The boss of America's biggest bank, JP Morgan, was on Thursday personally negotiating a new financial settlement with US regulators over allegations stemming from the way the bank sold sub-prime mortgage bonds before the banking crisis. The settlement could reach a record $11bn (£7bn)
Two former Bear Stearns managers claim another victory.
U.S. District Judge John Lungstrum said the National Credit Union Administration may pursue civil claims that the bank and two companies it bought, Bear Stearns and Washington Mutual, misrepresented the quality of dozens of securities sold to four credit unions in 2006 and 2007.
JPMorgan Chase’s Bear Stearns Asset Management has won dismissal of a lawsuit by Bank of America Corp. over a collateralized debt obligation transaction that resulted in billions of dollars in losses.
JPMorgan Chase has agreed to pay $18.3m to settle claims that its Bear Stearns unit failed to disclose the actual interest rates on adjustable-rate mortgage documents.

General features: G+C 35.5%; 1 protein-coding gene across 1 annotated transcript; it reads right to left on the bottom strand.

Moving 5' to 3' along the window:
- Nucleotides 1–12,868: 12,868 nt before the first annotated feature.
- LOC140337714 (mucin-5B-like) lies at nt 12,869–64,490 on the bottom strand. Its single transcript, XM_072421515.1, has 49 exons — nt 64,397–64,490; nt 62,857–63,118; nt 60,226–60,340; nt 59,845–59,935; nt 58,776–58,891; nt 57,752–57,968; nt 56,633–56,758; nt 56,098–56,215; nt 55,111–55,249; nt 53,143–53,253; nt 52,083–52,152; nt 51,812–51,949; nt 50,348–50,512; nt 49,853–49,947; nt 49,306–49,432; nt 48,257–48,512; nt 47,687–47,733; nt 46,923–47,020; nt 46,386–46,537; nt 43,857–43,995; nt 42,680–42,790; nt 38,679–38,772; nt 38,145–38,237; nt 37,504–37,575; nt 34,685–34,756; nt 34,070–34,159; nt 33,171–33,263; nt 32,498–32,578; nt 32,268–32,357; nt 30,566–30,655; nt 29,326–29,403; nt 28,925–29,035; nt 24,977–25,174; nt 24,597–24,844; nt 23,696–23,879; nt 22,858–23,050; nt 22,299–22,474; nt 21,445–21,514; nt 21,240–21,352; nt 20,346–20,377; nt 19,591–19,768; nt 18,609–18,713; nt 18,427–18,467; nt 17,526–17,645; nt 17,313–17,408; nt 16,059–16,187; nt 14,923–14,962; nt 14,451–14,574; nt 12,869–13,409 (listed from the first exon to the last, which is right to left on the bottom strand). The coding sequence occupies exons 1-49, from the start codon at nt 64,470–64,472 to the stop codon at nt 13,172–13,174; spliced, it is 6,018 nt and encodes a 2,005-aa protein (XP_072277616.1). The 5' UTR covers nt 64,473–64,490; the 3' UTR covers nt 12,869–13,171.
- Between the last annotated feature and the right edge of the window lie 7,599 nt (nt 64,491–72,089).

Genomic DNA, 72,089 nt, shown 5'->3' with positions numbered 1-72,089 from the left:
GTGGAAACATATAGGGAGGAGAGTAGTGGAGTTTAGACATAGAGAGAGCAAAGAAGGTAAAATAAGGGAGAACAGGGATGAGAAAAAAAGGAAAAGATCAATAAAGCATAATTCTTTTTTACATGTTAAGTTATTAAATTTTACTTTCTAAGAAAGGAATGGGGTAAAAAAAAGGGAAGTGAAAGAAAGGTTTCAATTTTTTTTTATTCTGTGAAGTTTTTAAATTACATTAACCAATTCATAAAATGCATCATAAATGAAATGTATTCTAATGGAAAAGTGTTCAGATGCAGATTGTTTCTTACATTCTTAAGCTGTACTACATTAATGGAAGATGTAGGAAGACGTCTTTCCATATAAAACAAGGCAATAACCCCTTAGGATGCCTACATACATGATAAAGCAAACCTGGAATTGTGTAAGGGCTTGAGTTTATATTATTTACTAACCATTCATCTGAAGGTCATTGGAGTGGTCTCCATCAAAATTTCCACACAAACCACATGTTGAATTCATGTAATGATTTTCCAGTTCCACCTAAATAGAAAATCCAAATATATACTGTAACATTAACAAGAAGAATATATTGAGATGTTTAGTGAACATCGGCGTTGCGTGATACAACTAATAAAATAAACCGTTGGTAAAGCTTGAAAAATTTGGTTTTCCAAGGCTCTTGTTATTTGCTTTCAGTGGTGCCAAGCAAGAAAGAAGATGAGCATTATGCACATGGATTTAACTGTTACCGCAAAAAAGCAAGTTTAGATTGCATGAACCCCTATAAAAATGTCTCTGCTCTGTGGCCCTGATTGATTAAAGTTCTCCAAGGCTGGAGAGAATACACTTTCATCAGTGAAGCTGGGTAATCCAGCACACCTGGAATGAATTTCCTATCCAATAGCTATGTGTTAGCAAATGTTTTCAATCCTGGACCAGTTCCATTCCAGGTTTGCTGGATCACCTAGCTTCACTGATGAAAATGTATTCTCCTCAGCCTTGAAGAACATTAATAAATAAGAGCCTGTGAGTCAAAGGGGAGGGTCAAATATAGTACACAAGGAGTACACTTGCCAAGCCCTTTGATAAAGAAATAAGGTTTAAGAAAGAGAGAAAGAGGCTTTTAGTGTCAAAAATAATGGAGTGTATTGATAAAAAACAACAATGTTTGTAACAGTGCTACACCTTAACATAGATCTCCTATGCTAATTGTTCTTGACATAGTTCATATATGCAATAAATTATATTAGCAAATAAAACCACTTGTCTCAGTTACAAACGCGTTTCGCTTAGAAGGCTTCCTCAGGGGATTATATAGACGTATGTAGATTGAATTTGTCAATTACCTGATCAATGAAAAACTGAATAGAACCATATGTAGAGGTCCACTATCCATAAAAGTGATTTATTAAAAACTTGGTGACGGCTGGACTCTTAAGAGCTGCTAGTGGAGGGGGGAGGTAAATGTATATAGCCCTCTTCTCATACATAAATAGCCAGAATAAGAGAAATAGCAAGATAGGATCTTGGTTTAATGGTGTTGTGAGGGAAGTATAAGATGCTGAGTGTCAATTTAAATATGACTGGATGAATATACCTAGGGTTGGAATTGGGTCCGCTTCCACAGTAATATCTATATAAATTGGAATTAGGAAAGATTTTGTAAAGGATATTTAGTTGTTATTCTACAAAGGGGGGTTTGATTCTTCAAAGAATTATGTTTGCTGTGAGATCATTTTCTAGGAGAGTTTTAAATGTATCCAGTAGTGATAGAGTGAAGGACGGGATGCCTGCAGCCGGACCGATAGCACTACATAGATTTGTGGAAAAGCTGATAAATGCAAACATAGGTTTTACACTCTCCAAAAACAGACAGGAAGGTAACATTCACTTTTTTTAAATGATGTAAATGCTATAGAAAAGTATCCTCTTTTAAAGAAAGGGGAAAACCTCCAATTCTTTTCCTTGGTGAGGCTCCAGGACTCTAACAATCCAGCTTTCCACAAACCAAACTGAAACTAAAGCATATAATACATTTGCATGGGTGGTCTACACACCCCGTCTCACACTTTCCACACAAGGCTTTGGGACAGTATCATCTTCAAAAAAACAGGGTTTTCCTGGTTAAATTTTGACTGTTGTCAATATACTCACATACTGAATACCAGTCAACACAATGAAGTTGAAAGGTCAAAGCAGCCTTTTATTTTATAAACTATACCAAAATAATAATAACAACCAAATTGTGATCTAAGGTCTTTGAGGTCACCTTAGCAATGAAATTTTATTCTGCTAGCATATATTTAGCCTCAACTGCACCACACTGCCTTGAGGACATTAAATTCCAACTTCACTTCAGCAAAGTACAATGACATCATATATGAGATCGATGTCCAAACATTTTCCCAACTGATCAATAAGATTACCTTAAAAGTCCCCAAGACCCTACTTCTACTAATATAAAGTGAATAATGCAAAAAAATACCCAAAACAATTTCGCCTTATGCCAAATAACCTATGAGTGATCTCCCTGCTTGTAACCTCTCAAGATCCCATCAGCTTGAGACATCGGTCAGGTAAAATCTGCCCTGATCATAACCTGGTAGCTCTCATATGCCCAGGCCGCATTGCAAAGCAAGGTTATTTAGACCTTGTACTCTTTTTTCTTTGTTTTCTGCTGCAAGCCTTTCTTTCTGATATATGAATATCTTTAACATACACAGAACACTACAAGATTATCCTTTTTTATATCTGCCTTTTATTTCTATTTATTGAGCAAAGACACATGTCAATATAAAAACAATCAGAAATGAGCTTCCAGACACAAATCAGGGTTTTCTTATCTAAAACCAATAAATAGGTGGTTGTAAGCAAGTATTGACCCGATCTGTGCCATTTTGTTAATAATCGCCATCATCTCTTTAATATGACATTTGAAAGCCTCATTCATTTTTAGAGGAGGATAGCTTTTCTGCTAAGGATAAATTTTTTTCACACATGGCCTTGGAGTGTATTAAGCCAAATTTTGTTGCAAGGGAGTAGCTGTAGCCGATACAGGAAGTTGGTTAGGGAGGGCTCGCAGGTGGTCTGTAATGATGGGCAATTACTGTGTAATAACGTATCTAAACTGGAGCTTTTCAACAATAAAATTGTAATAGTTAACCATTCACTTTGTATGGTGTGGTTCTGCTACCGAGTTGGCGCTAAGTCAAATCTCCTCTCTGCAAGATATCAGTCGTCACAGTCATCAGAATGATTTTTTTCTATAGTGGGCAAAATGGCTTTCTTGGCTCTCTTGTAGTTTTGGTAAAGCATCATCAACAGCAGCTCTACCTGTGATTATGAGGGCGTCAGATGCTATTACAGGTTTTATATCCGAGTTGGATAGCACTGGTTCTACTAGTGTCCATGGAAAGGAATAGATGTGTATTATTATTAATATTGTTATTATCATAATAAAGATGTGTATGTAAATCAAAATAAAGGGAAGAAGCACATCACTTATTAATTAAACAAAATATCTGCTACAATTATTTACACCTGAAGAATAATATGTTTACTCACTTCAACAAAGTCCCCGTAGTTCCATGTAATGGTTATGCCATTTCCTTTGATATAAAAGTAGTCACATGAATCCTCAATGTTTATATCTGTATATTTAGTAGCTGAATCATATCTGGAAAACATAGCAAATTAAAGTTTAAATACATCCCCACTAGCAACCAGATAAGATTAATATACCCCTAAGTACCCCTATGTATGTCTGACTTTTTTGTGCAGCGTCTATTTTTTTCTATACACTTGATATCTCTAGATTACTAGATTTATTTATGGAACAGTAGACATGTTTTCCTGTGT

JPMorgan Chase won a court victory that may have saved it $769 million dollars.
The National Credit Union Administration (NCUA) has filed suit in Federal District Court in Kansas against J.P. Morgan Securities and Bear, Stearns & Co., alleging violations of federal and state securities laws in the sale of $3.6bn in mortgage-backed securities to four corporate credit unions.
JPMorgan's CEO Jamie Dimon talks about the U.S. financial crisis, bank bailouts and his company's decision to buy Bear Stearns.
New York State Attorney General Eric Schneiderman’s fraud lawsuit against JPMorgan Chase for the misdeeds that occurred at Bear Stearns Cos. has sent exactly the wrong message to Wall Street: Don’t worry, you can get away with seemingly criminal behavior.
The taskforce charged with prosecuting US banks behind the excesses of the housing boom and bust has brought its first case – to mixed reviews.